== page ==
Saturday, December 18, 2010

This Christmas

This Christmas, we at the MAK school family, rocked a cynicism blasting, injustice butt kicking, poverty fighting campaign by raising an incredible US$16,000+ to provide clean water for children in Cambodia.

It's cliche and kind of untrue to say it's not about the money. After all, it is with these very funds that water purification systems will be built. But I've learned how relative money is. A dollar means different things to a billionaire, to a middle class family, and to those living in extreme poverty. Rather, the significance is in the impact of each dollar, both in the the people from whom it was given and those who received.

I can't speak for each student/staff/parent of the school community, but judging from the generous outpouring from beginning to end of this short campaign, they resonated deeply with the cause and believed in making a difference in our world. It is a delightful testimony of the character the community exhibited, that they would give so willingly to people who will likely never get a chance to say thank you.

For me, I can't think of a word to capture my joy in this campaign, so I will steal Gabe Choi's phrase which he repeatedly used when I was translating: "blown away". (Note to Gabe, blown away - no equivalent in Chinese!) To be honest, I had fairly low expectations of this project. I've had some experiences with the workings of NGO's so I know for a fact it is not an easy task to ask for donations in this economic climate. This is the first time the school has done a project targeted to help people off-island, so I pessimistically angst over the obstacle of not being able to show our families the actual location and people of the project. Our target goal (10,000) was higher than the amount ever raised before: another stretch of faith.

So these dollars are going to change the lives of thousands of kids living in extreme poverty, and I hope it has changed the hearts and ambitions of our kids. To me, it was a mind-blowing reminder of God's faithfulness to us and the desires He has given us to bring hope for the poor. It was a sweet gentle call to faith in community, because it was together with so many people working in various ways that this project was accomplished. And above all, it was a display of His love, abundantly showered on myself and others involved, to share in His joy and delight through our compassion and generosity, and on the children in Cambodia, to whom He has brought light in the midst of their darkness this Christmas.

The temptation is there. The pull to despair about how many continue to suffer and die in poverty and injustice for every child we have helped. Our work is far from being done. But for now I revel in this mountaintop experience and simply say thanks to my good and loving God.

Tuesday, December 7, 2010

Boundaries in Family

I've been reading Boundaries for Kids, the infamous Boundaries book by Cloud and Townsend adapted for parents. So far, I dig it. The book fleshes out some of the principles I use in parenting my children, and offers some very practical advice in various situations. From what I've read (I've never actually read the original Boundaries), the idea of drawing healthy boundaries in our lives is to develop a clear sense of self, identity, purpose, in order to functionally engage in thriving relationships. As applied to parenting, they advise parents to seek to have a life outside of their children, not only to protect themselves from burnout but also to model actively living a purposeful life. In doing so, we also foster a self-identity in the children beyond their relationship with us. As I nod and mutter my "Amens" throughout the book, a nagging voice in my head seems to provoke: "Rebel! Exactly what point did you abandon your Chinese upbringing and adopt this Western nonsense and raising your kids to draw boundaries and be independent? What do YOU know about family? What if YOUR family "drew boundaries" with you, would you have the privileges of the life you enjoy now?"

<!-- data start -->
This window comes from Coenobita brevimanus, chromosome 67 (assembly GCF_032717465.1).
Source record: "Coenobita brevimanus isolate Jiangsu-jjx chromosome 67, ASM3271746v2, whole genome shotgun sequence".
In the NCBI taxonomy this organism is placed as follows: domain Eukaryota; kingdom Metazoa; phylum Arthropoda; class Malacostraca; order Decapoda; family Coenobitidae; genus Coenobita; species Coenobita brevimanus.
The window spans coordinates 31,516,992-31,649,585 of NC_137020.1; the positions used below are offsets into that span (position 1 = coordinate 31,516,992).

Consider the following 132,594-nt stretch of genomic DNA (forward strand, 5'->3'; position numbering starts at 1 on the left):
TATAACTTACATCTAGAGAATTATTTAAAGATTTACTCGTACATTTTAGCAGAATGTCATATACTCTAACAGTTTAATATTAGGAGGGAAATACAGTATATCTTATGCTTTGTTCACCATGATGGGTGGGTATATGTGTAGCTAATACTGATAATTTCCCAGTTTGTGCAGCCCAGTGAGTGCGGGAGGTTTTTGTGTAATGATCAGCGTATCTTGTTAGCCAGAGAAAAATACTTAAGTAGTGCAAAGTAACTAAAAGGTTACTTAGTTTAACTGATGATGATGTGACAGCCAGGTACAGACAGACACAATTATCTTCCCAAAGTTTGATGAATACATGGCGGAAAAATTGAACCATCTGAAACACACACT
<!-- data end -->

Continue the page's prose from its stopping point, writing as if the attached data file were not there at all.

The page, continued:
The truth is, I've heard some horror stories of Chinese families with absolutely no sense of boundaries. One of Jason's students recently married a man whose mother still tucks him into bed at night. Even more disturbing is when I told this story to my family, they shrugged and said it's very common. Some of these "attachment" issues between a son and his mother causes tremendous distress to Chinese wives and I have seen destruction of families over the impossible "po-po" (mother-in-law) relations. I think a book on Boundaries could truly lift some Chinese families out of their miserable, enmeshed tangle of relationships. However, I am also weary of Western missionaries preaching the "leave and cleave" passage without comprehending the complexities of the Chinese family network. It resembles the "be White to be Christian" paradigm too much for my comfort.

So I am again left in the lovely grey area where I find myself most of these days. I want to sound the trumpets and recommend Boundaries to my friends, but am not sure how the Chinese audience would receive it. In the end, I don't think Chinese families need a Boundaries book, written by people who have not operated in a Chinese context. This is not to say there are not "boundaries" problems in Chinese society, but that the solution needs to come from the Holy Spirit breathing His gentle nudges of change within Chinese culture. When a Christian Chinese xi-fu (daughter in law) falls on her knees crying for help to our God, perhaps she will receive what she needs without abandoning the amazing breadth of commitment and sacrificial love that typical Chinese families exhibit for each other.